The next task is to lightly lap the mag drive gear to the taper on the drive end of the mag armature, using some fine grinding paste. This will ensure a good fit of the gear to the shaft and will result in the taper performing its job correctly as a ‘locking’ mechanism when the gear is fitted at a later stage. Use the same method as if lapping in a valve, removing and turning the gear periodically after a little lapping to produce an ‘even’ fit. When a good fit has been achieved by this method carefully clean the end of the armature and the inside of the gear to remove any residual traces of grinding paste. Also take this opportunity to check that the magneto drive gear retaining nut will screw easily onto the armature. If it is a little tight run a tap through the nut and retest. The thread is 3/8BSF. If the nut is still tight carefully dress the armature thread with a knife edged needle file to remove any burrs. If it is necessary to clean up the armature thread with a die set it to be as ‘open’ as possible and progressively take LIGHT cuts to clean the thread.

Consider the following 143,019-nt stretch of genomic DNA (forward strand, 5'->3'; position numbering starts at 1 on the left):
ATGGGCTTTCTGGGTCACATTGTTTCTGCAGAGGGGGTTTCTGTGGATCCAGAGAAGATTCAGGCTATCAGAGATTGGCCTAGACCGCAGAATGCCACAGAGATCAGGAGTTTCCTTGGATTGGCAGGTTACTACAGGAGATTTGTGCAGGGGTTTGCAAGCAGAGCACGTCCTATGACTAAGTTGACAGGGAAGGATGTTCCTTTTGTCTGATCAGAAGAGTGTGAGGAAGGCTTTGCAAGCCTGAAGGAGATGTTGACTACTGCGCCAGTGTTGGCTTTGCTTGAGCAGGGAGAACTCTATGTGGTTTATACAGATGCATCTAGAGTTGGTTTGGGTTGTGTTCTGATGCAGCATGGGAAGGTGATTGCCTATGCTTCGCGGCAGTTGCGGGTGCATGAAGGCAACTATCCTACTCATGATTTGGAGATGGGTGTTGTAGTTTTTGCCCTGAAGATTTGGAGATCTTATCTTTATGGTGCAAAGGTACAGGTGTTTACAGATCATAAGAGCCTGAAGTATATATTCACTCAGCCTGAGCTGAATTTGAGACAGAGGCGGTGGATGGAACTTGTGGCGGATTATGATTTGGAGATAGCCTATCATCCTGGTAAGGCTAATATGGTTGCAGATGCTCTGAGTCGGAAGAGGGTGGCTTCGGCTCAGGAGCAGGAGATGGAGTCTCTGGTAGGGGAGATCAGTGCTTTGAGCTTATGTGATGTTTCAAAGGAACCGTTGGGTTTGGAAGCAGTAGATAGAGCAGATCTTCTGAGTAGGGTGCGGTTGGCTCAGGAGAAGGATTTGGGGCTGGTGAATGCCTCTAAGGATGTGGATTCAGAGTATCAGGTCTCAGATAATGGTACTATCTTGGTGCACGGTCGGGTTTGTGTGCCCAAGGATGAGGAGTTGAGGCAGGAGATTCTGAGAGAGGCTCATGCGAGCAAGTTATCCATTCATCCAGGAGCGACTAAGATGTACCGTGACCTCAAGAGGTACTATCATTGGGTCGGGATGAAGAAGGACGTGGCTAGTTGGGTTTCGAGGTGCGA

DO NOT use anything more than ‘hand pressure’ on the contact breaker assembly to stop the armature turning. If a spanner is applied here and excessive force is applied permanent damage to the contact breaker end of the armature is likely. The mag/dyno can now be fitted to the mag platform, taking care to position the four locating pegs in the mag base correctly in the slots machined into the platform. Fully tighten the mag/dyno retaining straps. Now refit the mag drive gear and check the mesh of the gear teeth between the mag drive gear and the large intermediate gear. There should be perceptible but minimal free play between the two gears. If the mesh is too tight the fit will need to be adjusted. Overly tight gear meshing will cause a whining sound when running and exerts excessive loads on both the magneto drive end bearing and the intermediate gear bush. To adjust the mesh it will be necessary to remove the mag/dyno and fit shims between the base of the unit and its mounting platform. Shims should be .005” thick. Make these adjustments until a satisfactory meshing of the gears is achieved, not forgetting to fully tighten the mag/dyno straps at each stage and after completion of adjustments. Also remove the drive gear after adjustment. Next refit the ignition advance and retard cable to the handle bar adv/rtd lever and the magneto body, adjusting the free play of the cable using the adjuster at the mag end to give minimal ‘free play’. With the cable fitted and adjusted preparations prior to setting the ignition timing are complete.